US Marines enter Fallujah

Marines in armoured vehicles drove into the Sunni Muslim city west of Baghdad in convoy, with members of the newly established Fallujah brigade riding in pickup trucks.

A marine spokesman said the Americans spent about an hour there, meeting city officials and discussing plans to repair damage from last month’s fighting.

United States officials have hailed the move as a sign Fallujah is quiet after the Americans abandoned the siege and turned the rebellious city over to former soldiers from Saddam Hussein’s army.

Spokesman Lieutenant Eric Knapp said: “Freedom of movement is crucial to rebuild and stabilise the city.”

However, many residents in the city which saw fierce fighting, believe they defeated the marines because insurgent fighters held their positions against a ferocious American onslaught.

Marines began the siege of Fallujah on April 5 after the killing and mutilation of four US civilian contractors.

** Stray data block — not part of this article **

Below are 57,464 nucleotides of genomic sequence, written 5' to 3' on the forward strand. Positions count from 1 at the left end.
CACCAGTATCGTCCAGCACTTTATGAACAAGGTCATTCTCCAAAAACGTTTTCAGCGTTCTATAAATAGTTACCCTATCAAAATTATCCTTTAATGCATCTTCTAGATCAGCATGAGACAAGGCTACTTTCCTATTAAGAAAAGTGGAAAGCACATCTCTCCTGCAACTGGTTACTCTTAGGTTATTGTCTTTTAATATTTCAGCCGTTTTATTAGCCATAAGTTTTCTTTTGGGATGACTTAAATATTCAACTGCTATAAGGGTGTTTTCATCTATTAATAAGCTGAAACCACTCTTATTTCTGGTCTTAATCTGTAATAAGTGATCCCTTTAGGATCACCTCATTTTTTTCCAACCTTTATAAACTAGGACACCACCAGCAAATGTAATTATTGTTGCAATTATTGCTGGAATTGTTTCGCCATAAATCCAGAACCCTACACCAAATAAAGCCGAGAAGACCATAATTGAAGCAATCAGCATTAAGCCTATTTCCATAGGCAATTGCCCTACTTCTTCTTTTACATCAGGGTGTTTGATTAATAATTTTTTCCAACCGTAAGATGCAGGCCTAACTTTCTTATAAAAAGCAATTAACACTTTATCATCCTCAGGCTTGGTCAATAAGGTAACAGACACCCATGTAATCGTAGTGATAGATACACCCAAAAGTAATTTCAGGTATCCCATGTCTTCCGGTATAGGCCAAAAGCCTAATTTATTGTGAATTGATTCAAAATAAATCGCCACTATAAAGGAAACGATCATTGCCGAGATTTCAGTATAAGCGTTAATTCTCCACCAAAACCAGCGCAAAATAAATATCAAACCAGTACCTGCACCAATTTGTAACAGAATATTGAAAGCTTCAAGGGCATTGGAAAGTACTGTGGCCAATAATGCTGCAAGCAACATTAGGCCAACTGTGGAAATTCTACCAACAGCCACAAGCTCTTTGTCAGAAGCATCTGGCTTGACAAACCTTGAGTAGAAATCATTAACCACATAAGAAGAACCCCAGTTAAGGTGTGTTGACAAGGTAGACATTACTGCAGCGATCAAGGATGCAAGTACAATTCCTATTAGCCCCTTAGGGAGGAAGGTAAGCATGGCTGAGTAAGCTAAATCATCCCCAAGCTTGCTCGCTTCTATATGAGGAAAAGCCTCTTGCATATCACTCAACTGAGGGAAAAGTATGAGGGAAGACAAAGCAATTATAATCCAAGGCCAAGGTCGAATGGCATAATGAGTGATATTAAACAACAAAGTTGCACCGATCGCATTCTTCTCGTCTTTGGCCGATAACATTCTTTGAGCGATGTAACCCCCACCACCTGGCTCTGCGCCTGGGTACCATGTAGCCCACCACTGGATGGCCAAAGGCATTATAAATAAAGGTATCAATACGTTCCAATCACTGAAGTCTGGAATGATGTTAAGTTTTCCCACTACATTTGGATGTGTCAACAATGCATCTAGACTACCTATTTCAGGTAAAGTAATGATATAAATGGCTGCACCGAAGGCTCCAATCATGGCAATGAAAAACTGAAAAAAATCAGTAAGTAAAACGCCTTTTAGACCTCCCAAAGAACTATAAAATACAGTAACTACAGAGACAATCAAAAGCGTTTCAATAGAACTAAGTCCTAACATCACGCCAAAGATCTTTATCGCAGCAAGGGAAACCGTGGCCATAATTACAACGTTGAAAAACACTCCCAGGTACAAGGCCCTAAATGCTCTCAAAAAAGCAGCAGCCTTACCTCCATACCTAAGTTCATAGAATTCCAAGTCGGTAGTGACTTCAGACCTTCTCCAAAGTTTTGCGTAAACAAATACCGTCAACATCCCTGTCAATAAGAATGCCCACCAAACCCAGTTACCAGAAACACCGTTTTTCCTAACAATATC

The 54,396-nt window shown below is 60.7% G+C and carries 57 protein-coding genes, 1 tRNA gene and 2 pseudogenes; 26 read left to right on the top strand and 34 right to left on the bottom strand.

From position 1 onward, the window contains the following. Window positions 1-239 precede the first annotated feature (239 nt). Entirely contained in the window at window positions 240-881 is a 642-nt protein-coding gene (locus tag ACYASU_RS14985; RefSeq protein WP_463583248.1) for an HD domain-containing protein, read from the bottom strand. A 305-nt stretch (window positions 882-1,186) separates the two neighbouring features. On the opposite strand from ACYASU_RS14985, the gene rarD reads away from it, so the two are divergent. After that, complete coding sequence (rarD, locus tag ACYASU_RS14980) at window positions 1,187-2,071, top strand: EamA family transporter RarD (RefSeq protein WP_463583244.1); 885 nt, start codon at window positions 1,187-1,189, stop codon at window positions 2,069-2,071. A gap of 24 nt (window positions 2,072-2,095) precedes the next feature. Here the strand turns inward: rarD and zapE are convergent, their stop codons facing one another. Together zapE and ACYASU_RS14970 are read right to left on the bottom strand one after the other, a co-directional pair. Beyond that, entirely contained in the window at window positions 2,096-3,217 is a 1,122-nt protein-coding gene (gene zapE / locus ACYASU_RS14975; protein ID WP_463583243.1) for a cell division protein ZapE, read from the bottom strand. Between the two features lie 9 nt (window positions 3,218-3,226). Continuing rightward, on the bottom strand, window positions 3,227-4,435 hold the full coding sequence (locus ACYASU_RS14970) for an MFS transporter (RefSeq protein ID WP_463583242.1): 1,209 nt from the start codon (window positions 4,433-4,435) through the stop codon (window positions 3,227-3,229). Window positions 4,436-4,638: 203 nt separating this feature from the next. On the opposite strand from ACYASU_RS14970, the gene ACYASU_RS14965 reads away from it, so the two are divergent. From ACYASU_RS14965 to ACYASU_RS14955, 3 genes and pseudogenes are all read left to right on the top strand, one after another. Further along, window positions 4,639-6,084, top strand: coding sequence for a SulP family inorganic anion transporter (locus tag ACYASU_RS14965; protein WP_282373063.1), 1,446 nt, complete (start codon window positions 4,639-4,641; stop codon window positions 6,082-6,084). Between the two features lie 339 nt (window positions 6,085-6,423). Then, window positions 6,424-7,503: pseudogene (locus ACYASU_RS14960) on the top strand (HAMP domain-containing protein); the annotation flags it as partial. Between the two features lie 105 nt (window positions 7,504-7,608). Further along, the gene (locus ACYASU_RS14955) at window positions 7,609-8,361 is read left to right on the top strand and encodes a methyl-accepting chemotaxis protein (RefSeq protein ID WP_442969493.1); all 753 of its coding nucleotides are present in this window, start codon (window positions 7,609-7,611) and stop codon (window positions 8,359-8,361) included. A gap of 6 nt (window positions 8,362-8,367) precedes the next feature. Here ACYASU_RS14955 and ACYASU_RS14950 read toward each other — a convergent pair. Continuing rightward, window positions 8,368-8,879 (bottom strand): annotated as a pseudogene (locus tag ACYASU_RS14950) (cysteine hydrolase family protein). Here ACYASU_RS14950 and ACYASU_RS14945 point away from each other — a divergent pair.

Ten marines and several hundred Iraqis were killed before the siege was lifted in an agreement providing for US troops to pull back and transfer primary security responsibility to an Iraqi force led by officers from Saddam’s military.

“We have not yet found the killers of the contractors,” said Brigadier-General Mark Kimmitt, the deputy head of operations in Iraq, adding: “The mission is not yet over.”

US officials have said they will insist that the killers of the contractors face justice in Iraq.

“We remain committed to achieving those objectives through a peaceful process but we will not flinch on those objectives,” Kimmitt said.

The Fallujah brigade is expected to number about 1,500 fighters, many of them soldiers from the old Iraqi army who live in the area.

US officials acknowledged some may have fought the marines during the siege.

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